Talks under way on new funds

City Deal cash may be used for tram extension

Andrew Kerr 3 (copyright Terry Murden)Edinburgh may use funds from the proposed £2 billion City Deal to extend the tram service.

Talks are continuing about how to use the money which will be provided mainly by the UK and Scottish governments.

Edinburgh City Council chief executive Andrew Kerr is said to be in “no doubt” that expanding the tram is an option.

The council remains keen to extend the single line system to Newhaven and Granton, west to Newbridge and south to Little France (location of the BioQuarter) and Queen ­Margaret University.

The plans form part of the next stage of the Strategic Development Plan for the Edinburgh region between 2018-2030.

Taking the tram to Newhaven and Granton was in the original plan but this was withdrawn when the scheme ran into budgeting problems. However, officials see it as a means of supporting the scale of development proposed in Leith and the wider area.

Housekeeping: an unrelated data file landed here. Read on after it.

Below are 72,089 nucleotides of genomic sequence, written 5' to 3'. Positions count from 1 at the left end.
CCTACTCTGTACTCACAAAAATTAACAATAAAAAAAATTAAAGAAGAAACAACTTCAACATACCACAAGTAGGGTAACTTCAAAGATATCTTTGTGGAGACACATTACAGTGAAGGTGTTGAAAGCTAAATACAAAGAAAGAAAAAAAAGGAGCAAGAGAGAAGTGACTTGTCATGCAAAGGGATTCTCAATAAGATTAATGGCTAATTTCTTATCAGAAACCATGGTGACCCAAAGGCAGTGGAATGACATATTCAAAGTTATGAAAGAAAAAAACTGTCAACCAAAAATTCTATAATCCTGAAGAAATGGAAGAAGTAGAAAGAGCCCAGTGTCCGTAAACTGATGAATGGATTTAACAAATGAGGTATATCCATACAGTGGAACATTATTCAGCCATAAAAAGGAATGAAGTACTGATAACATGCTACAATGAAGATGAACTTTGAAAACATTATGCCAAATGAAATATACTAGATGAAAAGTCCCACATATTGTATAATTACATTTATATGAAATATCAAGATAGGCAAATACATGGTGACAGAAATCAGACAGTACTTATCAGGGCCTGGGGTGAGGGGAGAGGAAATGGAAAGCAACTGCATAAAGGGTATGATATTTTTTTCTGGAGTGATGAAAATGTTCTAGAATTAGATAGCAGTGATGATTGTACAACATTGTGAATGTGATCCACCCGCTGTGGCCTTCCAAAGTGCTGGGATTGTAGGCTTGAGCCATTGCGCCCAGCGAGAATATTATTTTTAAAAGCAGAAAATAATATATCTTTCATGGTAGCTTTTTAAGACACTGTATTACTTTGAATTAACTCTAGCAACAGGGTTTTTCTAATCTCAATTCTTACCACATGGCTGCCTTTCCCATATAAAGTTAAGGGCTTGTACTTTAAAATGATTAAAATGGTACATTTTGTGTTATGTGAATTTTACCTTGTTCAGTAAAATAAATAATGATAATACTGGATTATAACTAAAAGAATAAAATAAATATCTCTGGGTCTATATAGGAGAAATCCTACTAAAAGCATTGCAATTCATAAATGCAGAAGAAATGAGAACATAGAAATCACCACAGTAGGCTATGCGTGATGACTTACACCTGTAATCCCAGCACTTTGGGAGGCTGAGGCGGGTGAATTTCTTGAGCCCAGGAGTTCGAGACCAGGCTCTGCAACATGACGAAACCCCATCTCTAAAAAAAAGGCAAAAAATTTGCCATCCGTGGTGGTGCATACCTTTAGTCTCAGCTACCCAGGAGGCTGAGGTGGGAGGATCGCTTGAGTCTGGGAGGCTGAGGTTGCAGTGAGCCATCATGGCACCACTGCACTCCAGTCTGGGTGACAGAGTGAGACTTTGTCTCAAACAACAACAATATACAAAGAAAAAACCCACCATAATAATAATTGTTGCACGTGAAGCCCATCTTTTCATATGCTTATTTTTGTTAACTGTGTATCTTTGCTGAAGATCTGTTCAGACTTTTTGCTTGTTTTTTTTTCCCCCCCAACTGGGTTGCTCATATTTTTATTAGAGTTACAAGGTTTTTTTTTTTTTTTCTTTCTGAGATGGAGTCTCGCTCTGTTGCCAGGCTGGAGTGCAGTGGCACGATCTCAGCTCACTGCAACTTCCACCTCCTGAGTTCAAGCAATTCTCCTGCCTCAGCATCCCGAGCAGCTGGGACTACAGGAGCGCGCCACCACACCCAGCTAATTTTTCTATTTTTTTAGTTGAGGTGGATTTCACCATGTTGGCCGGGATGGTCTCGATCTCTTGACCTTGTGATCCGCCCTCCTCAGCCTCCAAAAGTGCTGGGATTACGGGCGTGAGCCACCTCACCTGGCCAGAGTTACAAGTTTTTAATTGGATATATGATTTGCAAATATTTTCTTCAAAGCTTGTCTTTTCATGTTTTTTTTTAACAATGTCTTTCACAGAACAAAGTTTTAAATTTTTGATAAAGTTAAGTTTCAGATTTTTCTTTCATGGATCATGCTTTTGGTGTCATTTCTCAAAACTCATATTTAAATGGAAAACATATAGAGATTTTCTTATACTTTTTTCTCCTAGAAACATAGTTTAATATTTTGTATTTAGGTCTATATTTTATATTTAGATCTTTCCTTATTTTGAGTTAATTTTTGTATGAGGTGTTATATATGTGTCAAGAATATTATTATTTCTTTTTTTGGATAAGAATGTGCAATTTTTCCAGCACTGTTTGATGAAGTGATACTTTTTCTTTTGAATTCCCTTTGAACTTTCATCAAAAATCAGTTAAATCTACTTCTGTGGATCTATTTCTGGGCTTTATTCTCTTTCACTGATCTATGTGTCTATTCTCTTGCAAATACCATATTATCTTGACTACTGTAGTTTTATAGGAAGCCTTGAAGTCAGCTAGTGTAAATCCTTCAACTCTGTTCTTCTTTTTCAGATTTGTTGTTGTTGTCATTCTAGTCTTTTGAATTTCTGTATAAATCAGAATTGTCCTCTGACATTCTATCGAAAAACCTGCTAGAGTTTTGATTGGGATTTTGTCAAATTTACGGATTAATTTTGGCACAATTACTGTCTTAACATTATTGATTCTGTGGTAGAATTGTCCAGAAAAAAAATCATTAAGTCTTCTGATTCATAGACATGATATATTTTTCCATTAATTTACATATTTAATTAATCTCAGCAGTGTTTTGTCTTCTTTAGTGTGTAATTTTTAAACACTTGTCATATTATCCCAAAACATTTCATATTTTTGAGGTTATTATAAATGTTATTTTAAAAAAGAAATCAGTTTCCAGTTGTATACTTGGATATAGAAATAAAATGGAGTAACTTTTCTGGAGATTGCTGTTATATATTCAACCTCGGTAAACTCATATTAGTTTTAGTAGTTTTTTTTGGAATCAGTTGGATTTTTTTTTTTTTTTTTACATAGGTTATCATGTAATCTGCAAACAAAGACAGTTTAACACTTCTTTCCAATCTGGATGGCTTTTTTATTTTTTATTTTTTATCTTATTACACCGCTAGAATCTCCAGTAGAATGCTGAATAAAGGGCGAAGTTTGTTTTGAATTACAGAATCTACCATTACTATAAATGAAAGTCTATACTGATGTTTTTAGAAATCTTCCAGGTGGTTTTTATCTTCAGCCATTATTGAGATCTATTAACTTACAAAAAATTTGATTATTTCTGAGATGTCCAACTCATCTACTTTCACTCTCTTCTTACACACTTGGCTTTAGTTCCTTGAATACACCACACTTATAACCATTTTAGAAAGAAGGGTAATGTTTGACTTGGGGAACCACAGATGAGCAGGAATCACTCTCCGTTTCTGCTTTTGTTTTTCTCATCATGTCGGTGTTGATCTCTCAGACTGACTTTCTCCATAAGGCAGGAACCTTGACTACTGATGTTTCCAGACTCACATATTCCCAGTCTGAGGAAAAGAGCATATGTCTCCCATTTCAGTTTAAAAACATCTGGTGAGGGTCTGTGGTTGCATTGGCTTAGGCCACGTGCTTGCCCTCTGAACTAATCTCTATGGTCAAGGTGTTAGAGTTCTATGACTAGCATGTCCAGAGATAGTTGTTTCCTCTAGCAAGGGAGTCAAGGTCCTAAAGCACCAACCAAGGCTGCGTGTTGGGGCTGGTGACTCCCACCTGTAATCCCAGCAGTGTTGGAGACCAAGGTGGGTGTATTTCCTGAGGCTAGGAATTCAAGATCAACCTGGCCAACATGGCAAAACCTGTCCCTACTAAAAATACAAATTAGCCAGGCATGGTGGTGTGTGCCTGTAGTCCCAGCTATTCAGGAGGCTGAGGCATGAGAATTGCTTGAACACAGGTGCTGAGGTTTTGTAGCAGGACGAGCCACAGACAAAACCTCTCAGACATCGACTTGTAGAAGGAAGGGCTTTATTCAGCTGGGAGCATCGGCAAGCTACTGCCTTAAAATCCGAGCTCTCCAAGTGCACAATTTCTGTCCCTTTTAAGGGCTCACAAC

Selling media space for DB

Mr Kerr told a recent seminar that he expected the City Deal to be confirmed in the Autumn Statement, or in next year’s Budget. It aims to leverage up to £5 billion of private sector money.

At that event, held at the Bank of Scotland headquarters on The Mound, Mr Kerr made it clear that the focus would be on bridging income inequality and on how the city manages expectations of a growing economy and population.

Asked in an interview this weekend whether an extension of the tram system would form part of the City Deal, Mr Kerr said: “Yes, it’s possible. If we’re opening up the east of the city, Leith and the waterfront for development, which increases land value and has economic benefit all the way through, there’s no doubt the tram extension is part of that consideration.

“The extent to which it is and the extent to which it’s part of the City Deal is part of the negotiation.

“We’re just at the point where we see how best we can invest the £2billion. We’re negotiating on that. We’ve got to make best use of that £2bn. In the west that’s probably roads that open up that area for development. In the east it’s more ­likely to be light railway or tram, or some version of that.”

Photo: Andrew Kerr (by Terry Murden)

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